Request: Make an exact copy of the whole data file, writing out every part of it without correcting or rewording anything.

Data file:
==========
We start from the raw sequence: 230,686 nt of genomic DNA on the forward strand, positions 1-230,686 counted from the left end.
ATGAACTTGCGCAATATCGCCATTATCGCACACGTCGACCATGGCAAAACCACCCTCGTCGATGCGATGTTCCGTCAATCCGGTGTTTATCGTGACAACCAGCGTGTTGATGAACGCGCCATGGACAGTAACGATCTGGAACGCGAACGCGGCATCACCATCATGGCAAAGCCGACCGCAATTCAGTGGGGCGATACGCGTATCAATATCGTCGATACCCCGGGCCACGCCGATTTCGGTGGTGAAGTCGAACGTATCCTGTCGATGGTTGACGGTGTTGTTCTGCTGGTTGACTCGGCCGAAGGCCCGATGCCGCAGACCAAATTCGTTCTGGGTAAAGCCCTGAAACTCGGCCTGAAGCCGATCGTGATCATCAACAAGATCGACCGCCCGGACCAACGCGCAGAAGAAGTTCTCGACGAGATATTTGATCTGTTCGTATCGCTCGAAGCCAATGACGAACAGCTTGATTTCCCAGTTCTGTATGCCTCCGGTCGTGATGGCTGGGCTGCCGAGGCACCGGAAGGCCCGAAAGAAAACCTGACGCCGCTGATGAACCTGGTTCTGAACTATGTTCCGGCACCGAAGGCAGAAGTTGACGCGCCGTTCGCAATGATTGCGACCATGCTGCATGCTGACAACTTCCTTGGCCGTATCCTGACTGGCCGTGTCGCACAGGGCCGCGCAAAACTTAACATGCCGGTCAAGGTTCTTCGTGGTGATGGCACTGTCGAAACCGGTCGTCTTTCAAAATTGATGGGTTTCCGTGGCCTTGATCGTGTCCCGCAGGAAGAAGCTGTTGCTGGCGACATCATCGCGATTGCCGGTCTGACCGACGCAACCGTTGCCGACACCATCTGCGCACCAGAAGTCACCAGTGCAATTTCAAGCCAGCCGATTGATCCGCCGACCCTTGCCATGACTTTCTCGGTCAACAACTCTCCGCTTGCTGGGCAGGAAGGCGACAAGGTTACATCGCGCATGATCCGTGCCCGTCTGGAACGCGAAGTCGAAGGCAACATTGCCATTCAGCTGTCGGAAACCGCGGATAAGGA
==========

We start from the raw sequence: 230,686 nt of genomic DNA on the forward strand, positions 1-230,686 counted from the left end.
ATGAACTTGCGCAATATCGCCATTATCGCACACGTCGACCATGGCAAAACCACCCTCGTCGATGCGATGTTCCGTCAATCCGGTGTTTATCGTGACAACCAGCGTGTTGATGAACGCGCCATGGACAGTAACGATCTGGAACGCGAACGCGGCATCACCATCATGGCAAAGCCGACCGCAATTCAGTGGGGCGATACGCGTATCAATATCGTCGATACCCCGGGCCACGCCGATTTCGGTGGTGAAGTCGAACGTATCCTGTCGATGGTTGACGGTGTTGTTCTGCTGGTTGACTCGGCCGAAGGCCCGATGCCGCAGACCAAATTCGTTCTGGGTAAAGCCCTGAAACTCGGCCTGAAGCCGATCGTGATCATCAACAAGATCGACCGCCCGGACCAACGCGCAGAAGAAGTTCTCGACGAGATATTTGATCTGTTCGTATCGCTCGAAGCCAATGACGAACAGCTTGATTTCCCAGTTCTGTATGCCTCCGGTCGTGATGGCTGGGCTGCCGAGGCACCGGAAGGCCCGAAAGAAAACCTGACGCCGCTGATGAACCTGGTTCTGAACTATGTTCCGGCACCGAAGGCAGAAGTTGACGCGCCGTTCGCAATGATTGCGACCATGCTGCATGCTGACAACTTCCTTGGCCGTATCCTGACTGGCCGTGTCGCACAGGGCCGCGCAAAACTTAACATGCCGGTCAAGGTTCTTCGTGGTGATGGCACTGTCGAAACCGGTCGTCTTTCAAAATTGATGGGTTTCCGTGGCCTTGATCGTGTCCCGCAGGAAGAAGCTGTTGCTGGCGACATCATCGCGATTGCCGGTCTGACCGACGCAACCGTTGCCGACACCATCTGCGCACCAGAAGTCACCAGTGCAATTTCAAGCCAGCCGATTGATCCGCCGACCCTTGCCATGACTTTCTCGGTCAACAACTCTCCGCTTGCTGGGCAGGAAGGCGACAAGGTTACATCGCGCATGATCCGTGCCCGTCTGGAACGCGAAGTCGAAGGCAACATTGCCATTCAGCTGTCGGAAACCGCGGATAAGGA